Sound policies are based on sound evidence, and nowhere is its definition, procurement and interpretation more complex than in the field of Culture, where the benefits of a good decision are outweighed only by the risks of making a bad one.
Sarah Thelwall’s ‘Inside-out’ methodology aims to unpack the ways in which financial data is aggregated, providing a simple typology which sets out the uses and limitations of different data aggregation methods and identify the appropriate math for the various end uses of the data. This apparently simple proposal is disconcertingly novel: The ‘Outside-in’ approach which constructs aggregate performance indicators without due attention to the actual structure of cultural provision and production is all too often a path of least resistance. Moreover, the proposal has wider implications for the use of data which, it is to be hoped, will prove both salutary and instructive.
Perhaps the top requirement, for evidence to be useful, is its relevance. Having known and worked with Sarah for many years both during and after my time with the Economics Intelligence Unit of the Greater London Authority, I have never ceased to be impressed with her ability to tease out, through direct interaction with artists, agencies, and providers, exactly what kind of data arts enterprises need to know in order to evaluate and benchmark their performance and plan accordingly.
Sarah’s new report takes this work to the next stage with a simple question: how should that data be interpreted? It is a well-known truism that data is not the plural of anecdote: equally true is that information is not the singular of data. The reductionist temptation to reduce a large mass of data to a single, catchy, one-dimensional indicator – be it box-office, attendance, profit, GDP, or any of a familiar range of single numbers – besets the world of arts just as much as the world of economics. However, precisely because of the complexity and variety of the variables that affect, and represent, what an artist does, the scope for reductionist-induced damage is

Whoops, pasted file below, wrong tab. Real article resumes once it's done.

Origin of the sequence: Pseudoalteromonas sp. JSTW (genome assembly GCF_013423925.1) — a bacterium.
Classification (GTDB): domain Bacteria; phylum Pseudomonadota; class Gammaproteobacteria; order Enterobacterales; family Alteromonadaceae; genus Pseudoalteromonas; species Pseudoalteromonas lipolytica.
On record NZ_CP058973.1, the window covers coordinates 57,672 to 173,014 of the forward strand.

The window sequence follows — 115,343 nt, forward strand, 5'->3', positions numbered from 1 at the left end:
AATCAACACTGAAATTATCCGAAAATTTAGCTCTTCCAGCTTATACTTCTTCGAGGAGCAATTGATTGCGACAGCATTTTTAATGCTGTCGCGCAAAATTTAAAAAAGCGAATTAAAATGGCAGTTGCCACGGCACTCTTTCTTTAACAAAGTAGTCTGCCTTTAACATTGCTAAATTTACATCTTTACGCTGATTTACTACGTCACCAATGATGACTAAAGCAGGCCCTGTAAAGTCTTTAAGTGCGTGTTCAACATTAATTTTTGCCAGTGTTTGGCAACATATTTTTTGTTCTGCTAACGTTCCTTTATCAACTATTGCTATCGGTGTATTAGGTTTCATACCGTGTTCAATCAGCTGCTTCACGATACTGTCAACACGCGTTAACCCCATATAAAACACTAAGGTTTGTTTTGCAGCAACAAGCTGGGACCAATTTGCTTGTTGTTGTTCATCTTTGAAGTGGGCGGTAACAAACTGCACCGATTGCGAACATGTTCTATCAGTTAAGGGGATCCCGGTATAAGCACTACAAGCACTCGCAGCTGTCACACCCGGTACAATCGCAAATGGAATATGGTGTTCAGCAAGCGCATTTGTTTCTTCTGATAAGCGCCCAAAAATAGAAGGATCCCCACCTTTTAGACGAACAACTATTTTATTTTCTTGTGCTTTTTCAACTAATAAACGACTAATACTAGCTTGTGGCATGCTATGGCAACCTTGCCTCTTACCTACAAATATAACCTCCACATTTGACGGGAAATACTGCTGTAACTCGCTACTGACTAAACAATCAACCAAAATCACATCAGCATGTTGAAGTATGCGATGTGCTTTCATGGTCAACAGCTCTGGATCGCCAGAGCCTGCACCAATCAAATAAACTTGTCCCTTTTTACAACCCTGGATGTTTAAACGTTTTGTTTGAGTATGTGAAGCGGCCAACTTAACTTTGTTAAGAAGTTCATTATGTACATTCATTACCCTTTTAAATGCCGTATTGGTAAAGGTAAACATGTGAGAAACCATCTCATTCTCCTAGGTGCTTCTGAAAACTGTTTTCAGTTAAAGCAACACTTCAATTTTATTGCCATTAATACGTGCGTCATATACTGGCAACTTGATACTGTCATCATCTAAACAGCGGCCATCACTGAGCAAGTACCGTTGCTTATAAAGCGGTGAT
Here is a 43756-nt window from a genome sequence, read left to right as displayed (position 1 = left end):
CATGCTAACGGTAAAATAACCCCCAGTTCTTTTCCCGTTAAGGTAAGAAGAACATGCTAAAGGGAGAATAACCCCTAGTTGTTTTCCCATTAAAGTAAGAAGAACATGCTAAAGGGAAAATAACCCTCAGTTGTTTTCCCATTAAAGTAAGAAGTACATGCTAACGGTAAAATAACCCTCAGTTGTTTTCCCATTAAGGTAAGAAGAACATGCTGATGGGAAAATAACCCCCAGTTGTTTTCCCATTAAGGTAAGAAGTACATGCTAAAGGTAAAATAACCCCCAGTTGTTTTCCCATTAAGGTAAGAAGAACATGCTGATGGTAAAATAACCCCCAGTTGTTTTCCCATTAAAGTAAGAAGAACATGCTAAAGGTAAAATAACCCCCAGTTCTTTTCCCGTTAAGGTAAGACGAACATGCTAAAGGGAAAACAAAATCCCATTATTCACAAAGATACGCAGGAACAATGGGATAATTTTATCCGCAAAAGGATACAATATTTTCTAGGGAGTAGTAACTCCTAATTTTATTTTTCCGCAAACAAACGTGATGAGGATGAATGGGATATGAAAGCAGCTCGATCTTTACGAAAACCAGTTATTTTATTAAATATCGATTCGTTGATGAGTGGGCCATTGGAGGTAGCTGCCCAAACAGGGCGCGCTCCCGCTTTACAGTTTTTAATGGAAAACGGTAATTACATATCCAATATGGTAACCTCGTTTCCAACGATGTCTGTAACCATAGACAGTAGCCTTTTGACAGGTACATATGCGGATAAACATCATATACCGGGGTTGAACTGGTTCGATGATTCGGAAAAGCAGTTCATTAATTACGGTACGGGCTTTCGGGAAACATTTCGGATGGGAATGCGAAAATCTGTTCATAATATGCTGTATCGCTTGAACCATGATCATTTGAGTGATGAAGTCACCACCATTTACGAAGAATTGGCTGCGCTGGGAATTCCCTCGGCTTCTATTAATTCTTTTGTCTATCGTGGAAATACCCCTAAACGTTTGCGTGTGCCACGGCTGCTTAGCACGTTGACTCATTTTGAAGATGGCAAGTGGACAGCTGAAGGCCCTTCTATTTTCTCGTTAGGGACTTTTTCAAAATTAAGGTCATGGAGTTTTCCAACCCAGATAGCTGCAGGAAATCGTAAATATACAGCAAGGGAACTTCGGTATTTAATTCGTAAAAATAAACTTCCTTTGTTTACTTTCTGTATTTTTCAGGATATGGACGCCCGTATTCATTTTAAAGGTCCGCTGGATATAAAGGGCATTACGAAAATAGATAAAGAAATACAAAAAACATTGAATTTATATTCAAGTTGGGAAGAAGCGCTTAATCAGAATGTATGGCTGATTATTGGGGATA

probably greater in the sphere of cultural management than anywhere else.
One not-uncommon reaction is to eschew measurement of any kind, relying on intuition, experience and judgement in preference to numbers of any kind. Certainly, expertise has its place in arts management and may even be the primary condition of success. However, we live in a world in which, whether we like it or not, numbers are used. Granting authorities, policy-makers and many others work with a vast mass of numerical indicators, and are hard put to make the best use of them. Sarah’s simple point, illustrated with examples which any intelligent administrator will be able to follow, is that these data have structure: they refer to enterprises,
and activities, which are differentiated into various categories – for example, those that rent space and those that do not. The diagnosis, and recognition of these categories is essential, in order to make effective use of the numbers, and – Sarah shows – can be achieved as often as not by simply interrogating the data properly.
A simple point, but not an easy one, either to operationalise, or to recognise. It may be argued that correct classification does not constitute policy-making nirvana, and this is true. Classification is also a mundane activity which is easy to dismiss as an obsessive and arcane substitute for simply making good judgements. Yet many of science’s greatest achievements are arguably rooted in, and certainly preceded by, adequate classification: it suffices to recall Mendeleev’s table of the elements, or Linnaeus’ system of species.
This report is small, and hence easy to digest. Big things, sometimes best, however come in small packages. This is one of them.
Research Director, Geopolitical Economy Research Group, University of Manitoba